Among the legions of tourists that throng the streets of Barcelona these days are a group of around 400 visitors from around the world who are spending 8 to 11 September in Catalonia on a short break that, as well as city tours, museum and archeological visits, classes on Catalan cuisine, wine-tasting and events in neighbouring towns, also takes in conferences, prison visits, lunches and suppers in solidarity with Catalan political prisoners, and which will culminate in Tuesday’s Diada celebrations – the Catalan national day.
All were invited by Foreign Friends of Catalonia, the brainchild of Pat Vila from Barcelona, as a thank you for their interest, compassion and support throughout the hardest of years. Many are being hosted by Catalan households that have volunteered to make their stay much more than the now standard Barcelona theme park experience – a taste of the real Catalonia so ignored by the media. Not your typical disinterested tourist; tourism with a soul.
These visitors are interested in Catalan language, culture and history, unlike so many who have lived here all their lives. And most importantly they are horrified at what the Catalans have suffered, the level of repression Catalan society has been subject to, appalled at the inaction of the EU and the twisted versions of reality they are fed by mainstream Spanish and international media, curious to see and hear what is really happening.
During yesterday they had been unlucky enough to see a few thousand Spanish nationalists in action in a demonstration full of tension and hatred, of fascist flags, symbols and stiff-armed salutes, and of course the regulation insults and assaults. Associated Press in Madrid ignored the important fact that the unpleasant rally was organised by fascist groups. They got an opportunity to see with their own eyes where the fascism and the violence is coming from.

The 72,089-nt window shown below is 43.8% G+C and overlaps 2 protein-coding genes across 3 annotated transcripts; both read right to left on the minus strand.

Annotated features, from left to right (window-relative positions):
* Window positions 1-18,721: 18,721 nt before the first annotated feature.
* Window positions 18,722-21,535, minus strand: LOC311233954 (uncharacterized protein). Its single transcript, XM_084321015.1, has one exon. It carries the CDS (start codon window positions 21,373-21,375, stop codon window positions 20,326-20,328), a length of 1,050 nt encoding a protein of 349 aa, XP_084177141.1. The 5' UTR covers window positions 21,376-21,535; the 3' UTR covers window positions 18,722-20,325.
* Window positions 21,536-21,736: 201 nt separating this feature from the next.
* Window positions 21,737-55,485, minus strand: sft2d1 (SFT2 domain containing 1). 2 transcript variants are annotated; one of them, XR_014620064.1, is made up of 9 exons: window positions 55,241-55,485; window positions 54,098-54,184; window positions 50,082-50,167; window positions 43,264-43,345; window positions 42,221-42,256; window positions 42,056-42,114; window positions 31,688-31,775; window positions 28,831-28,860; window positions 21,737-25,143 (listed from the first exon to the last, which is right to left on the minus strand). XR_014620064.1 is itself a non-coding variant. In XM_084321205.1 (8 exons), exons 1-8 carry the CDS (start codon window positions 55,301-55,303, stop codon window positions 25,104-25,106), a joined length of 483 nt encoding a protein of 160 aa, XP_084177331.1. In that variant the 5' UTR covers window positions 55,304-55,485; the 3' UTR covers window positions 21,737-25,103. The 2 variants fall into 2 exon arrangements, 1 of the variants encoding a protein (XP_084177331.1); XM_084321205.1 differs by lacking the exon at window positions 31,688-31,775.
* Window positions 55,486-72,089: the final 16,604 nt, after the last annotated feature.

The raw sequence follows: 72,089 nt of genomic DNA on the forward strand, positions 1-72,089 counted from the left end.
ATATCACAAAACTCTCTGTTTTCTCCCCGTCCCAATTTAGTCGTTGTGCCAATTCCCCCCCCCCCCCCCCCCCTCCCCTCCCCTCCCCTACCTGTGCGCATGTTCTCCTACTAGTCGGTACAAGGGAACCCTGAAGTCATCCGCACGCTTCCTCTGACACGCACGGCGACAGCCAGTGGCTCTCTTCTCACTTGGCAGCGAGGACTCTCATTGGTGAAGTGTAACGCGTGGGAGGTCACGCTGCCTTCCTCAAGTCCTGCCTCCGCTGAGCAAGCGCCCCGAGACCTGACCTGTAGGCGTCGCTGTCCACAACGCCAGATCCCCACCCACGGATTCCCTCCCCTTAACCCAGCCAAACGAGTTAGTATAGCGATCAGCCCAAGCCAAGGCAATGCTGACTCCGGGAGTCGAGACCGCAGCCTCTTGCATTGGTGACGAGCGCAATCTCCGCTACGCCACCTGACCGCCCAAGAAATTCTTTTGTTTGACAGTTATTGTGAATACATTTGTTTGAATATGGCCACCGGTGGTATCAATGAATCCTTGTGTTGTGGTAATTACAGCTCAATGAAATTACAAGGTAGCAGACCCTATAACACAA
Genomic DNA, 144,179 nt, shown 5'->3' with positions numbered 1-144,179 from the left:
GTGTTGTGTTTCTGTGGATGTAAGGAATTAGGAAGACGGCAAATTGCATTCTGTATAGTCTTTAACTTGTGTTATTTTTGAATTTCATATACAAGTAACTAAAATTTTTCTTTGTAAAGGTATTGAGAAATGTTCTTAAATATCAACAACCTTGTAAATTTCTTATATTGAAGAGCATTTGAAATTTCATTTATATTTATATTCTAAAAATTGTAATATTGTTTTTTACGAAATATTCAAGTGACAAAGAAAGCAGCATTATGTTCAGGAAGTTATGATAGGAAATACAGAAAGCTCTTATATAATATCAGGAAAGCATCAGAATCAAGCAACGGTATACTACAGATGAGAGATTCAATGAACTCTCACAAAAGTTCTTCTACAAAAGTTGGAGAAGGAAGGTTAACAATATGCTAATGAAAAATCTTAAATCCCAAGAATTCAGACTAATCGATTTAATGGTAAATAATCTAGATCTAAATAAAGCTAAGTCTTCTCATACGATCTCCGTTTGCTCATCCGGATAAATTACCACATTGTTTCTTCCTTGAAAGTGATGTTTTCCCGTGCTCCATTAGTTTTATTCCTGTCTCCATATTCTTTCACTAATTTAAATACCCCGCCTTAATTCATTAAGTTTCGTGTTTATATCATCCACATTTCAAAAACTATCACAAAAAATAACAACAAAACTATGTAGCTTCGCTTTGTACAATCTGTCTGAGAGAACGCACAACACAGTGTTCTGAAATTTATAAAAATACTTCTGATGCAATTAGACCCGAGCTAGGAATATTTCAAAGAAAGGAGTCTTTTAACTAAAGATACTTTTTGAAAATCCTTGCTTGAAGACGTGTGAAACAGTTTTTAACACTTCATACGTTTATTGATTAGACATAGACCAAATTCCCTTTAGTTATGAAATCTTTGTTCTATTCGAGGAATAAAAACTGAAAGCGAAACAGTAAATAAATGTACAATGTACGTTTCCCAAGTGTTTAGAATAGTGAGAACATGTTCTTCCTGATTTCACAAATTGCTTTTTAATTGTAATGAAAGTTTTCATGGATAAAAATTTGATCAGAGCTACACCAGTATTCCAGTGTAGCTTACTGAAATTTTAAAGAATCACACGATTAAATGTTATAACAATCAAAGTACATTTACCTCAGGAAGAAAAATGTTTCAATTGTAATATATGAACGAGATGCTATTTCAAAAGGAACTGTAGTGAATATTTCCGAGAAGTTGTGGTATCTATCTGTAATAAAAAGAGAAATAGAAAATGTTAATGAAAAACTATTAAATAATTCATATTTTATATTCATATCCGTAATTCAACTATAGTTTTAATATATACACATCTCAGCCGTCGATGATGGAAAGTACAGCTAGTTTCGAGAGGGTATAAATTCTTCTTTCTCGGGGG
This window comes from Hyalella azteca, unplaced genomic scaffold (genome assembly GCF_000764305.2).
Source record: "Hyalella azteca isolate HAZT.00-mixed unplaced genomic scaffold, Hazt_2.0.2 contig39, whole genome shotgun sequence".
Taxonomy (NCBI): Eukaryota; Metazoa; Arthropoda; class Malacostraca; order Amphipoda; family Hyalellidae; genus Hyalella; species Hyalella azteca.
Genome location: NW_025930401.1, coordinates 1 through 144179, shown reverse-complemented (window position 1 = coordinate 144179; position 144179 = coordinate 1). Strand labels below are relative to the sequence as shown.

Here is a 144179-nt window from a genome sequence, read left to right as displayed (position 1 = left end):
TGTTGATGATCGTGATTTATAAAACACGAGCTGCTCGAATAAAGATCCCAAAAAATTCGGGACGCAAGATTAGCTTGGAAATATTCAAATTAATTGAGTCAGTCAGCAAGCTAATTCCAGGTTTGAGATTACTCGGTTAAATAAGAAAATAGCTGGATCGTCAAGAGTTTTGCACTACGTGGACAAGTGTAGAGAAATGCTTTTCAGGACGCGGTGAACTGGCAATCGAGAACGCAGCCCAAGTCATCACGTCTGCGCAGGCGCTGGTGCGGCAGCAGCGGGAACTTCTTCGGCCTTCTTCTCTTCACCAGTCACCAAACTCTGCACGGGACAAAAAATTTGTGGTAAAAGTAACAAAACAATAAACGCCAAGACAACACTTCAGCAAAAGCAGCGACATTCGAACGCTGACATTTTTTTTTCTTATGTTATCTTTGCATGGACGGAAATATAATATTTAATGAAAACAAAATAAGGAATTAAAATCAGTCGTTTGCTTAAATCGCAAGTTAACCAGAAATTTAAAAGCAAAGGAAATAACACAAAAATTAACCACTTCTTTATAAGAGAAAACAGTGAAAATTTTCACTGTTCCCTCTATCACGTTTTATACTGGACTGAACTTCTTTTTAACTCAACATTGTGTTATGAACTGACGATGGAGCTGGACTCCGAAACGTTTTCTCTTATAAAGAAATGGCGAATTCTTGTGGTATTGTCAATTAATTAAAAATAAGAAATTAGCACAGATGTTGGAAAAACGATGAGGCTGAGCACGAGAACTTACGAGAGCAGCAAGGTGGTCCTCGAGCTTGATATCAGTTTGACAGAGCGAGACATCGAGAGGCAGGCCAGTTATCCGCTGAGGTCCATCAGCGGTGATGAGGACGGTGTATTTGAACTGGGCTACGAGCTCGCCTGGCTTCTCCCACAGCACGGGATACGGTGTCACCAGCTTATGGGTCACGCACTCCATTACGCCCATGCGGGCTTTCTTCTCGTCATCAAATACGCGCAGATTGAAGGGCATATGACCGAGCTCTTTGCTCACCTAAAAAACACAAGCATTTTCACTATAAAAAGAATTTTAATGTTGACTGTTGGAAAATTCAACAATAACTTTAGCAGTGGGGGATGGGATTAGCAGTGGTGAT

Later in the day, while some of the visitors took part in a discussion about the Catalan situation over beers, Rafael Minder, correspondent for the New York Times, published one of the most ill-informed pieces on the situation to appear in a major international daily so far.
More sense was talked by each and every one of the attendees at the discussion than the Madrid-based journalist in the past eight years. The Spanish government should be proud of the work of these hacks. The international and Spanish media have worked hand-in-hand to control agenda and narrative. On social media, however, they have been less successful. Minder’s article received fewer retweets than those criticising his work in the comments section.
The foreign friends discussed the anti-fascist nature of the Catalan secessionist movement and the bias of the media available to them in an act of solidarity with the Catalan people.
Maleïdes les Guerres (Damned Wars) performed a version of Martin Niemöller’s poem about the cowardice of intellectuals in not standing up to Nazism:
First they came…
First they came for the communists, and I did not speak out because I was not a communist
When they imprisoned the social democrats, I did not speak out because I wasn’t a social democrat
When they came for the trade unionists, I did not protest because I was not a trade unionist
When they came for the puppeteers, I did not speak out because I was not a puppeteer
When they came for the clown, I did not speak out because I was not a clown
When they came for the rapper, I did not speak out because I was not a rapper
It received an emotional ovation from these foreigners that care about the fate of the minorities in Spain and respect its diversity, are interested in the reality of life in Catalonia, and no longer believe anything they read in the mainstream press.
They are impressed by a mobilised people involved in a myriad activities and associations, by the spirit of peaceful activism they have witnessed, by a people speaking up and speaking out despite the intense pressure to silence them, by the battered but not beaten.